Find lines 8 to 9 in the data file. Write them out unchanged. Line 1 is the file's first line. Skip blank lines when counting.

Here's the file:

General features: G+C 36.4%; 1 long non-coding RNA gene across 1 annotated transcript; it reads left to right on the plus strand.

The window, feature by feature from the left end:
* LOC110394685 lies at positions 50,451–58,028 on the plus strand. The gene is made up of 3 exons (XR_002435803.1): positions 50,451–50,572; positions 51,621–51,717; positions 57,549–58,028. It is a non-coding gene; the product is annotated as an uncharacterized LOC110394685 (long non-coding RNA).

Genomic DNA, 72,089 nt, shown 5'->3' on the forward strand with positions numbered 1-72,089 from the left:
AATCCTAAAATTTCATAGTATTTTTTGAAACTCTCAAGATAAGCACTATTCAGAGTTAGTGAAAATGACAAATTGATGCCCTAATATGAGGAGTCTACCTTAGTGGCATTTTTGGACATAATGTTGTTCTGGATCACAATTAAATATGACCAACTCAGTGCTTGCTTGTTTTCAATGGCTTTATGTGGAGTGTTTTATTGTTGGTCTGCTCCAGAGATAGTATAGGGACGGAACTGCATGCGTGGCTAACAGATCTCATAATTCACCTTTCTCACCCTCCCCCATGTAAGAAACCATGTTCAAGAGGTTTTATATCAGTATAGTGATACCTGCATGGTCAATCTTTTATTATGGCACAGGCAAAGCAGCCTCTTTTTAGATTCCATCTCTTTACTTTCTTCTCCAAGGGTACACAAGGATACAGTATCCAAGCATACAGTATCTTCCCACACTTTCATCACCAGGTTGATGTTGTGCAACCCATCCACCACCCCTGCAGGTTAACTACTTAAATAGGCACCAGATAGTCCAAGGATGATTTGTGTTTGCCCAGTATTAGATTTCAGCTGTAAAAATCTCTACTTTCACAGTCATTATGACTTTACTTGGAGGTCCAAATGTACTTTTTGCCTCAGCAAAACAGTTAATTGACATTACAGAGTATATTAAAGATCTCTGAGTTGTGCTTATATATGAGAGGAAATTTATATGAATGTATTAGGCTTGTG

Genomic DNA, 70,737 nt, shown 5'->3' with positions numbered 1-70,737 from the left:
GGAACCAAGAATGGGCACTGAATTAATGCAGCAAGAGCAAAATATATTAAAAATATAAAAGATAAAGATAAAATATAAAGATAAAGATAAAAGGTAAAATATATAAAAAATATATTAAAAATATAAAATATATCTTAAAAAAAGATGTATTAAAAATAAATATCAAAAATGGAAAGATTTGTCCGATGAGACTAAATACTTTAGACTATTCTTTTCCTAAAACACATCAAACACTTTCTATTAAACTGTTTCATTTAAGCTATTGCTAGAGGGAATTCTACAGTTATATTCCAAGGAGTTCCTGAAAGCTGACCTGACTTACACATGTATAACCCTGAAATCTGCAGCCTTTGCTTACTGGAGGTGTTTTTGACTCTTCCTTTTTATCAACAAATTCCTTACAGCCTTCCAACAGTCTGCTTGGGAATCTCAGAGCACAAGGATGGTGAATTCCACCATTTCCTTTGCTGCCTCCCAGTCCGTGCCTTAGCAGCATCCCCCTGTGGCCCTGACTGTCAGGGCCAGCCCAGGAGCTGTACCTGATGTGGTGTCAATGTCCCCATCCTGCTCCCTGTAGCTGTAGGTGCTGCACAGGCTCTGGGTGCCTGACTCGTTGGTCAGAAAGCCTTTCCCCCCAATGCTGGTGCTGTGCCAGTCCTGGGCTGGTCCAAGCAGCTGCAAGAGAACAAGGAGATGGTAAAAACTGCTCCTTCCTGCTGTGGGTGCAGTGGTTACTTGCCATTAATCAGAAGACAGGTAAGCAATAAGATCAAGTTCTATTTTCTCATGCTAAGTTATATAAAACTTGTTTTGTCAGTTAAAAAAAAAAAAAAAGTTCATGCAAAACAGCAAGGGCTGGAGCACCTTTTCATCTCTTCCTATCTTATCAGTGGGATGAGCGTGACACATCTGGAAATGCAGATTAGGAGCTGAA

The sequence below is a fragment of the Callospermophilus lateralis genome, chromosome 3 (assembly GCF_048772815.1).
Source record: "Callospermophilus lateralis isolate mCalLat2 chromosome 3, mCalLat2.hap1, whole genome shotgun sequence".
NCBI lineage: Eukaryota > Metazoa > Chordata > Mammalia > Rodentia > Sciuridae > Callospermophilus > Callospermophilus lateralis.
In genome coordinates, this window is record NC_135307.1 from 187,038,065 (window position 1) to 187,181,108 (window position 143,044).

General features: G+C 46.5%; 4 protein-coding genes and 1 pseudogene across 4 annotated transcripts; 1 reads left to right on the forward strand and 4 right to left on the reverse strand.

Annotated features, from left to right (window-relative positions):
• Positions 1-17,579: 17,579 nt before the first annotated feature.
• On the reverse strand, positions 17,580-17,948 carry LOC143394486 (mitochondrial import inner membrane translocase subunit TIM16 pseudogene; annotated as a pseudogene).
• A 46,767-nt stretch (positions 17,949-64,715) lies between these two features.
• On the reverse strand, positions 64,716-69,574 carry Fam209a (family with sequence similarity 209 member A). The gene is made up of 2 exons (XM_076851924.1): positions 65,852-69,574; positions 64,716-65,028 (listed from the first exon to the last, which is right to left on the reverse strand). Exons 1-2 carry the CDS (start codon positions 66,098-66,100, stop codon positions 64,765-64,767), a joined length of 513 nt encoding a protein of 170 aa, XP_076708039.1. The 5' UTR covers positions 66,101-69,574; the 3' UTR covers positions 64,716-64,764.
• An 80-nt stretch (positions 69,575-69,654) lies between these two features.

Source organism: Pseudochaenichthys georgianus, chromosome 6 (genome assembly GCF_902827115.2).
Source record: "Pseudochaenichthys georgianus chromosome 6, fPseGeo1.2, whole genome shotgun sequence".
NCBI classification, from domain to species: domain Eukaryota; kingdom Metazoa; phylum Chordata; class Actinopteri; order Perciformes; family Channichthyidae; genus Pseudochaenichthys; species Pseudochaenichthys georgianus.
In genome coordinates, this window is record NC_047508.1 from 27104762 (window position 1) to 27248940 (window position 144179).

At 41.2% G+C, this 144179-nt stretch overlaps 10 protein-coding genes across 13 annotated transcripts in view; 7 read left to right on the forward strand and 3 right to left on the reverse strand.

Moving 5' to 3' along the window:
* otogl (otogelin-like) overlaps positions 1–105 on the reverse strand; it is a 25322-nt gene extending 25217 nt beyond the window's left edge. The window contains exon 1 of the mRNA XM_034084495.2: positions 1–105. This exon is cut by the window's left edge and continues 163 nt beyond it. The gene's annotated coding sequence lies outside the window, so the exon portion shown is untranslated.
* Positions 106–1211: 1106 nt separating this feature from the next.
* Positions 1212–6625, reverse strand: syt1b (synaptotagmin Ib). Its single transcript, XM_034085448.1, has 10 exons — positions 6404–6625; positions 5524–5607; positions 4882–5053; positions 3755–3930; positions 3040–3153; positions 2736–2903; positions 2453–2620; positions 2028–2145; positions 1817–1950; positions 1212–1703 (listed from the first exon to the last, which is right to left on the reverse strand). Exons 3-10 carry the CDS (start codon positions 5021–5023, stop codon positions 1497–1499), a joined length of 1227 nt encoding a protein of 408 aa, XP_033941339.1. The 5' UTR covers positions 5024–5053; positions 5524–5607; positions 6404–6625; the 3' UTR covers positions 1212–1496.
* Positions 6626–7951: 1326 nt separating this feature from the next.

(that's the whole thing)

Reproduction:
The sequence below is a fragment of the Callospermophilus lateralis genome, chromosome 3 (assembly GCF_048772815.1).
Source record: "Callospermophilus lateralis isolate mCalLat2 chromosome 3, mCalLat2.hap1, whole genome shotgun sequence".